A quirky anthropologist once exclaimed: “Biotechnology is sheer drama.” He explained his cryptic headline by saying all great contemporary philosophical and ethical debates intersect around it. He added that the city might be the basis for the 21st century imagination but it is the fate of Indian agriculture that would trigger some of the great dilemmas of the century. The sociologist added that it was time to see science as political, and claimed that our scientists like Madhav Gadgil, M.S. Swaminathan or Pushpa Bhargava were as critical to political theory as Ashis Nandy or Rajni Kothari. Each has mediated the relation between science and democracy, and each of them knows that nothing is more central to the fate of democracy than the debates around biotechnology and genetic engineering. This essay will try to outline the nature of this debate and link it up to the GEAC (Genetic Engineering Approval Committee) decision to field test a range of genetically modified crops.
>Read: GEAC clears field trials for GM crops
Entry of Bt cotton The >public debates on GM began with the unannounced entry of Bt cotton in Gujarat, where the farmers had grown 21,000 acres of Bt cotton. It was an ironic beginning where an act of smuggling inaugurated the transfer of technology. Monsanto had no idea of this development and was as stunned as the government of India. The Bt cotton debate began as a downloaded debate where Indian journalists and movements discovered the implications of such an introduction. The first concern was whether Bt would enter the food chain and the second centred around empowerment. For centuries, farmers had been custodians of seeds but now they had to obtain seeds from multinationals. Expertise which was once located in the farmer was more focused in laboratories, many of which belonged to private firms.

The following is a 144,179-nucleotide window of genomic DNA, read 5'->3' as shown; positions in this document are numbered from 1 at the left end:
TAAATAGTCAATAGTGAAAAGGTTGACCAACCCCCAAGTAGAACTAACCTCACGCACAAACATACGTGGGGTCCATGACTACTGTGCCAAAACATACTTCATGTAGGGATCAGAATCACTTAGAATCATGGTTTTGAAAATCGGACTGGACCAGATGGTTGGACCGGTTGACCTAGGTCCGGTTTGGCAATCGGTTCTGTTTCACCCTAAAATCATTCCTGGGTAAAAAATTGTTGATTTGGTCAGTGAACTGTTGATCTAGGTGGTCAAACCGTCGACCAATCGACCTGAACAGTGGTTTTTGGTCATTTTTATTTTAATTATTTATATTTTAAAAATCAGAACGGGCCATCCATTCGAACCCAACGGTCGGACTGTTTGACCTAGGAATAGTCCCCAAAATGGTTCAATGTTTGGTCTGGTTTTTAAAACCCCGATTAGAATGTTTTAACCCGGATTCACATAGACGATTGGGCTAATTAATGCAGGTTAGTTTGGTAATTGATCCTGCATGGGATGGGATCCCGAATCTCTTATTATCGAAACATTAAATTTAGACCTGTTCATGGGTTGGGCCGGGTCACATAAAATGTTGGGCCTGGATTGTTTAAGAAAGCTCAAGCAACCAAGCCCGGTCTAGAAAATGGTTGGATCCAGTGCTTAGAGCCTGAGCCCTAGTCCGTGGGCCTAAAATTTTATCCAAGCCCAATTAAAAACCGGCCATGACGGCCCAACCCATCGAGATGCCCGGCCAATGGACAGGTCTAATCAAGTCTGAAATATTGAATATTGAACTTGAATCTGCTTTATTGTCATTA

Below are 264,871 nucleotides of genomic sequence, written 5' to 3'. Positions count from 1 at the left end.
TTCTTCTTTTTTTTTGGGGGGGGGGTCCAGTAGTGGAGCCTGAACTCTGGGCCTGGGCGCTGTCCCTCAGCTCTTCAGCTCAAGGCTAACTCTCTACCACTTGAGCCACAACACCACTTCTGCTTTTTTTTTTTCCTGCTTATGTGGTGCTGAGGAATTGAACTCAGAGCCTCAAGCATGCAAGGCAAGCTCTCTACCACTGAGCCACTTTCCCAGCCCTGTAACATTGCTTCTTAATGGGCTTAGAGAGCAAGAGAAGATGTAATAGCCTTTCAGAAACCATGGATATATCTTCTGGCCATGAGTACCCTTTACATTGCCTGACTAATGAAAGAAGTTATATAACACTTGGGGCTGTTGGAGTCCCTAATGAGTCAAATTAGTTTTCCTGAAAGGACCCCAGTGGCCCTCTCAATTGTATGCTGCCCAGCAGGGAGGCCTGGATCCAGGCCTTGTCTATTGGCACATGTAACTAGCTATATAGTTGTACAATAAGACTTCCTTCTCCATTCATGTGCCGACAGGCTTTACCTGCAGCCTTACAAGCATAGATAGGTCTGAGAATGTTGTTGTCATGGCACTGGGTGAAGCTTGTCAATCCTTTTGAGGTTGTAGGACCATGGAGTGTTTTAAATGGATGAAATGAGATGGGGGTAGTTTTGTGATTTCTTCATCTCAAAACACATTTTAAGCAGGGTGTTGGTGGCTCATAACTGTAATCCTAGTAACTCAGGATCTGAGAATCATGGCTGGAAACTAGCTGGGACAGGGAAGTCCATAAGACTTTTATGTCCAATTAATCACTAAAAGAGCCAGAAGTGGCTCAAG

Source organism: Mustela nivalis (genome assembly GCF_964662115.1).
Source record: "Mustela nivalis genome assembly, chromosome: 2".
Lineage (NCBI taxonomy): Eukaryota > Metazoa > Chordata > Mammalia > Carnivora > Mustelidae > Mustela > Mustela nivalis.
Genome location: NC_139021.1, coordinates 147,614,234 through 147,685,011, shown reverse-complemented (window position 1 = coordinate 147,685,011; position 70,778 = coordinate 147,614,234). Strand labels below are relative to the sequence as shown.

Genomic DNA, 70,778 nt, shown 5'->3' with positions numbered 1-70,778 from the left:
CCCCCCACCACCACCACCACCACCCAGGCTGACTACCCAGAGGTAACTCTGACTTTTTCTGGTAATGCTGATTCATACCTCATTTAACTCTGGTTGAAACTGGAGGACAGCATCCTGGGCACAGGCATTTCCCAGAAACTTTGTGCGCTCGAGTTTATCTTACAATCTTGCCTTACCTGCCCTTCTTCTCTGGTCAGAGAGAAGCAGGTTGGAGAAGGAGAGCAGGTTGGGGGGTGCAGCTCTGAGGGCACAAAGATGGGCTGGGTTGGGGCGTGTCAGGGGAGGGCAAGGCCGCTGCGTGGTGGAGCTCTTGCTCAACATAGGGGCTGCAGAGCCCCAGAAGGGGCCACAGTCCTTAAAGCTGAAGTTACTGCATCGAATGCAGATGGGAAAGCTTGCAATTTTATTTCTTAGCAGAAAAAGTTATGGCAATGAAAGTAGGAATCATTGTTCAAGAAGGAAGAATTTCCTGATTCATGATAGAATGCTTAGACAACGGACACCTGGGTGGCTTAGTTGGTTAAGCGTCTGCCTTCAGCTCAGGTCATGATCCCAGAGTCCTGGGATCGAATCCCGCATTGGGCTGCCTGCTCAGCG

Two other issues entered the first phase of the debate. One was a memorable battle between two champions of agriculture. >Vandana Shiva attacked biotechnology and genetic manipulation claiming that it stunted diversity, disempowered the farmer and skewed intellectual property rights in favour of the multinational. Ms Shiva’s argument centred around alternative forms of farming while Gail Omvedt argued that in this age of liberalisation the farmer needed choice, the freedom to choose the kind of farming he wished to pursue and the seeds he wanted to pick.
The second phase of the debate arose over the >introduction of Bt Brinjal . By the second phase, civil society and farmers’ movements had entered the fray in a more systematic manner and were demanding wider debates. The groups argued that the question was not a mere debate about technology. It was a debate about the nature of decision-making especially when experts’ decisions affected livelihoods, ways of life and the very notion of agency in citizenship. One had to answer whether citizenship was to remain a passive act of consuming science or whether the citizen as scientist was to have a say in technologies modifying life and livelihood. The groups argued that if science was public knowledge devoted to creating public goods, it should be subject to a public debate. This required that transparency and responsibility be built into every stage. NGOs showed that there was an arrogance to Indian science pointing out that science itself had changed, moving from certainty to risk. In the age of risk sciences like genetic engineering, one could not always predict whether a technology was safe. Safety had become a “bracketed” term where consequences were not fully predictable. Such new technologies required prudential rather than promethean behaviour, not the Pollyanna-like attitude of our scientists. The movements had a bit of governmental luck in the presence of Jairam Ramesh, Minister of Environment and Forests.
Mr. Ramesh summoned the various scientific academies to prepare a report, and simultaneously asked the Centre for Environment Education to arrange for a major colloquium on biotechnology inviting all the major stakeholders. The open hearings were a major breakthrough in the relation of science and democracy. A cross between a carnival and a protest meeting, the debates led to a moratorium on Bt Brinjal. A whole Pandora’s box of questions remain to be answered. There were questions of method. How objective is an evaluation, how safe is safe? Does the control of seeds by multinationals create a marked asymmetry in knowledge and power between the scientific multinational and the farmer? Can private science work for public benefit, and who decides? The questions of food chains, seed prices, contamination, certainty, and intellectual property created a new thesaurus of questions around biotechnology.